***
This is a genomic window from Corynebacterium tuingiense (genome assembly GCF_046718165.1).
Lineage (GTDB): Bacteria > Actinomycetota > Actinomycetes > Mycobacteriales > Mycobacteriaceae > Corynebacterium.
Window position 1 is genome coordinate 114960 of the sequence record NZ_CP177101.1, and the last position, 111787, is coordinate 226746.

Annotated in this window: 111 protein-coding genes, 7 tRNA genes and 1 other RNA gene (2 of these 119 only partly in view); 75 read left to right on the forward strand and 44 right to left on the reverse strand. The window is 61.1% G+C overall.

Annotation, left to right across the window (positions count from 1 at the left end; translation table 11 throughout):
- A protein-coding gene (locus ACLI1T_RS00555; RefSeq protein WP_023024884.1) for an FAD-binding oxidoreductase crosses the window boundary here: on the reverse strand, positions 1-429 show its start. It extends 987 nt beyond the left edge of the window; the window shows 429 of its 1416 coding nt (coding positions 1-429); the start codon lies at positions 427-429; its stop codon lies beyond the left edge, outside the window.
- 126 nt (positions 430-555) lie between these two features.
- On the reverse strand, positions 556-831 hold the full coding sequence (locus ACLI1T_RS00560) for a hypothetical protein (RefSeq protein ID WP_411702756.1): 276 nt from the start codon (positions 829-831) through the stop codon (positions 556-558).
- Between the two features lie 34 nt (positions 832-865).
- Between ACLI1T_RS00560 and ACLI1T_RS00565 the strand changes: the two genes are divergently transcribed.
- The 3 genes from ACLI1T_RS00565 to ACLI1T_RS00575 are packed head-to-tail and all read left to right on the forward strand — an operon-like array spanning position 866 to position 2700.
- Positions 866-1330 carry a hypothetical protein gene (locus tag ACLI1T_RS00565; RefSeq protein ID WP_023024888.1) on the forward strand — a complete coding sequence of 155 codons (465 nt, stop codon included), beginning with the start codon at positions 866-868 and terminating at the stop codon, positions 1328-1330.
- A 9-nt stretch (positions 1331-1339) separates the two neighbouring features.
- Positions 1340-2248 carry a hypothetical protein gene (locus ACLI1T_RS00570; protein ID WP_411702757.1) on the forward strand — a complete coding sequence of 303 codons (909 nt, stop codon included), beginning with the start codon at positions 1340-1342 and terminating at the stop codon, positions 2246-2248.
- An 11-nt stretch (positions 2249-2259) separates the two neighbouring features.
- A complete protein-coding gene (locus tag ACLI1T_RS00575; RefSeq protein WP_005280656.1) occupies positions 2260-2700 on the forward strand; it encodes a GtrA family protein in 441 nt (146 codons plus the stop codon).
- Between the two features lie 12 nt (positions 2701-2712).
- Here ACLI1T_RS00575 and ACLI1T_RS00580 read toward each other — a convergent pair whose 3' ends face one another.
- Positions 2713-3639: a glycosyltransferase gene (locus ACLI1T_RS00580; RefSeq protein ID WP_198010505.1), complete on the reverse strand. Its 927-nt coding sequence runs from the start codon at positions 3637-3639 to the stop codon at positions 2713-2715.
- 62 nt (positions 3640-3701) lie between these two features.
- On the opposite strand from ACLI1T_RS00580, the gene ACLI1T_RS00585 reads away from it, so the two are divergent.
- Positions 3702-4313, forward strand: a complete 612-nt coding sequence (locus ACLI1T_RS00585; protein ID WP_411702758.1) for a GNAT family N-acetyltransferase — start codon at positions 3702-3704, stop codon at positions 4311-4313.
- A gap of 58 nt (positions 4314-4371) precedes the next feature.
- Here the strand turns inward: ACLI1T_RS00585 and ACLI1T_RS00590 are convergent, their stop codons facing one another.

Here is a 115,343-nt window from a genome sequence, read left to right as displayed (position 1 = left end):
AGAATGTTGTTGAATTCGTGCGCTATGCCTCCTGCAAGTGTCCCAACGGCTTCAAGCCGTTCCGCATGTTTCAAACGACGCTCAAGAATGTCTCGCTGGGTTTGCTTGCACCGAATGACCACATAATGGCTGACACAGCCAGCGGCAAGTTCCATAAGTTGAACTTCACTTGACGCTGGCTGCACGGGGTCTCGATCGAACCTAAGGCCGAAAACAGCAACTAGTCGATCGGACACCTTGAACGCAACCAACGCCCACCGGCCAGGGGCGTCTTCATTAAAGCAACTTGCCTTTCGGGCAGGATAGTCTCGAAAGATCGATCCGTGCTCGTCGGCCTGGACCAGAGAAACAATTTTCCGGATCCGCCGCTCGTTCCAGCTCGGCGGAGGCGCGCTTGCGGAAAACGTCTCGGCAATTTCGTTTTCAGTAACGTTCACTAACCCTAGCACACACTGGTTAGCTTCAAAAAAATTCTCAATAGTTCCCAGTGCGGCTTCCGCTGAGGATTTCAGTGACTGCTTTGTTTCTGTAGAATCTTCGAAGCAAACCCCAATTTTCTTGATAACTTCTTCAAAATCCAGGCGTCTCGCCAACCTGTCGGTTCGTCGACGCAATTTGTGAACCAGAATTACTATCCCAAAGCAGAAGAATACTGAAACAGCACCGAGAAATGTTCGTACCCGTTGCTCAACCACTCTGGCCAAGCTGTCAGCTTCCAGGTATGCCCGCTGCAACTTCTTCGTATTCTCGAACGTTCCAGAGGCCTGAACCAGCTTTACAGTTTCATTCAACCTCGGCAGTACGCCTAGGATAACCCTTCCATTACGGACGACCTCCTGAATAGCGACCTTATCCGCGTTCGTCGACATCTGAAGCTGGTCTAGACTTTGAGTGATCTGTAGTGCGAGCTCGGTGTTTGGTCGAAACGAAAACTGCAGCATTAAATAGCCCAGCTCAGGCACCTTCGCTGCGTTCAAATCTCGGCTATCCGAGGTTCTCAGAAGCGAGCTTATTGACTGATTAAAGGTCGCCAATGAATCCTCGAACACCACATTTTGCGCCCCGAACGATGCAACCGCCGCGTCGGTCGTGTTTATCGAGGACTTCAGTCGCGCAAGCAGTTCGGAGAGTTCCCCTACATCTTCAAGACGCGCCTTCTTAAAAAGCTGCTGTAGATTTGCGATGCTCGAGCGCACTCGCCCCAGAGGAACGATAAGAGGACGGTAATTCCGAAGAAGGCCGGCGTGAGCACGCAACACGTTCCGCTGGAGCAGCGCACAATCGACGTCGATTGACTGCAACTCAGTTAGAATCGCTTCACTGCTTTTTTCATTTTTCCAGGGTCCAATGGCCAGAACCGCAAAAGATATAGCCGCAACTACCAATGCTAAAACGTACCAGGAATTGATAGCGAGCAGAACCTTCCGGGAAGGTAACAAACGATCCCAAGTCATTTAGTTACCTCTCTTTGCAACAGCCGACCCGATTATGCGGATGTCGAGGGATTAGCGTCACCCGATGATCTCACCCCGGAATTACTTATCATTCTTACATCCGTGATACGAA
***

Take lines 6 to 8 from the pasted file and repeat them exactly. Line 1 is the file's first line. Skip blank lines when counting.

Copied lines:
- A protein-coding gene (locus ACLI1T_RS00555; RefSeq protein WP_023024884.1) for an FAD-binding oxidoreductase crosses the window boundary here: on the reverse strand, positions 1-429 show its start. It extends 987 nt beyond the left edge of the window; the window shows 429 of its 1416 coding nt (coding positions 1-429); the start codon lies at positions 427-429; its stop codon lies beyond the left edge, outside the window.
- 126 nt (positions 430-555) lie between these two features.
- On the reverse strand, positions 556-831 hold the full coding sequence (locus ACLI1T_RS00560) for a hypothetical protein (RefSeq protein ID WP_411702756.1): 276 nt from the start codon (positions 829-831) through the stop codon (positions 556-558).